Pro Tip:

Many zoos have enclosures that resemble the sleeping areas and habitats of animals. You can take your kids to the zoo to give them an idea of where animals in the wild sleep.

However, when it comes to domesticated animals like horses, sheep, and cows, you can visit a farm that is open to visitors and show them around the stables and barns. 

Animal Habitat Dioramas 

Animal Habitat Dioramas

Encourage your kids to make a diorama of different animal habitats using animal figurines, shoeboxes, and crafting materials.

This is another activity that allows children to use their creativity, problem solve, visualize, and use their understanding of animal habitats to create a bio diorama. 

Once I provided my children with the materials for this activity, I left the table and supervised them from afar because I wanted to see their version of the animal habitat. And the results were wonderful and creative. You should do the same with your kids.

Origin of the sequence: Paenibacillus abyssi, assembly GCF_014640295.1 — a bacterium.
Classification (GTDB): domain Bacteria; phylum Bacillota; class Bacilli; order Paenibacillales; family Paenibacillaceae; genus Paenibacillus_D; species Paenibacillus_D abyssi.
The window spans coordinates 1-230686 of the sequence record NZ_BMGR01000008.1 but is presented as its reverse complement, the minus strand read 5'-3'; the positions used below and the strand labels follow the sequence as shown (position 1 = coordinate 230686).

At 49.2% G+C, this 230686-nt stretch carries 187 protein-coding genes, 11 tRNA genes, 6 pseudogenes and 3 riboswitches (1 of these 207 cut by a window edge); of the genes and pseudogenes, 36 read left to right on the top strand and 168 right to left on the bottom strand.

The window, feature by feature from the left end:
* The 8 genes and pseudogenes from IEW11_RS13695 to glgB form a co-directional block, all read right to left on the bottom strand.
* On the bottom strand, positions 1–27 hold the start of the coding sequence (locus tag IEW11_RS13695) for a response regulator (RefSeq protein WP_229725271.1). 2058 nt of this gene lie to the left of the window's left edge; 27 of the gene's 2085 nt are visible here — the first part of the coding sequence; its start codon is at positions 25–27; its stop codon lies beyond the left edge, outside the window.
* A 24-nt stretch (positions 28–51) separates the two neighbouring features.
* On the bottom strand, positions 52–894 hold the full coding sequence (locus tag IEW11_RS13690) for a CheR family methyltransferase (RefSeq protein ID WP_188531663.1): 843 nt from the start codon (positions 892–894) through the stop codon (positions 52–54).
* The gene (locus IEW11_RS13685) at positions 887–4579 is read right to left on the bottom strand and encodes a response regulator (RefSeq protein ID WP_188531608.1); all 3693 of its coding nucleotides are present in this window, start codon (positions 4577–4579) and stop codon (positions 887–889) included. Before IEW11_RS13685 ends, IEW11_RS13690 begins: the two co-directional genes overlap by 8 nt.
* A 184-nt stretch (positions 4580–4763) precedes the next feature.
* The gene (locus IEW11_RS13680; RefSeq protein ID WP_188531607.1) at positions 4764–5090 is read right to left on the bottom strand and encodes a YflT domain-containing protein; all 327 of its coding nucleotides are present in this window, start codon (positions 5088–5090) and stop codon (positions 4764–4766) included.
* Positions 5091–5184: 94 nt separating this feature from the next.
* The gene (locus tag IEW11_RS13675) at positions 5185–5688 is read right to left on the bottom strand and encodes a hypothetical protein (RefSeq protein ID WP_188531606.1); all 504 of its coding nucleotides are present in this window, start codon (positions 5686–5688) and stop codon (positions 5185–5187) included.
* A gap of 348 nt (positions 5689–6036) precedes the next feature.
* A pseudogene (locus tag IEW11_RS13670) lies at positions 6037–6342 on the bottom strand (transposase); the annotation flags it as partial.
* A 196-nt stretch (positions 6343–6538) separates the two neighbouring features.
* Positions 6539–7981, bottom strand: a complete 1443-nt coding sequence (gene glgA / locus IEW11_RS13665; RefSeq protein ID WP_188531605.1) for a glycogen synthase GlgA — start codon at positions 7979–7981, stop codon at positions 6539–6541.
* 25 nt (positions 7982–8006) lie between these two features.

Create a Pond Journal 

If your child is at a stage of their development where they are learning to form sentences, then I highly recommend asking them to describe their surroundings while on a visit to a local pond ๐ŸŒŠ. 

Usually, local ponds are teeming with aquatic creatures, amphibians, plants, birds, and insects. You can also ask them to draw pictures of what they see around them. 

Adopt a pet 

Adopt A Pet

Adopting a pet is a serious commitment and shouldn’t be taken lightly. Many of you probably already have a pet or know somebody who has a pet ๐Ÿˆโ€โฌ›. 

Giving your child the responsibility to take care of this pet will help your child understand the diet of the animals, their physical and social needs, and their sleeping patterns. 

Disclaimer:

Please don’t adopt a pet just for the sake of this exercise; bring your kid to a relative’s or friend’s house if you don’t have a pet.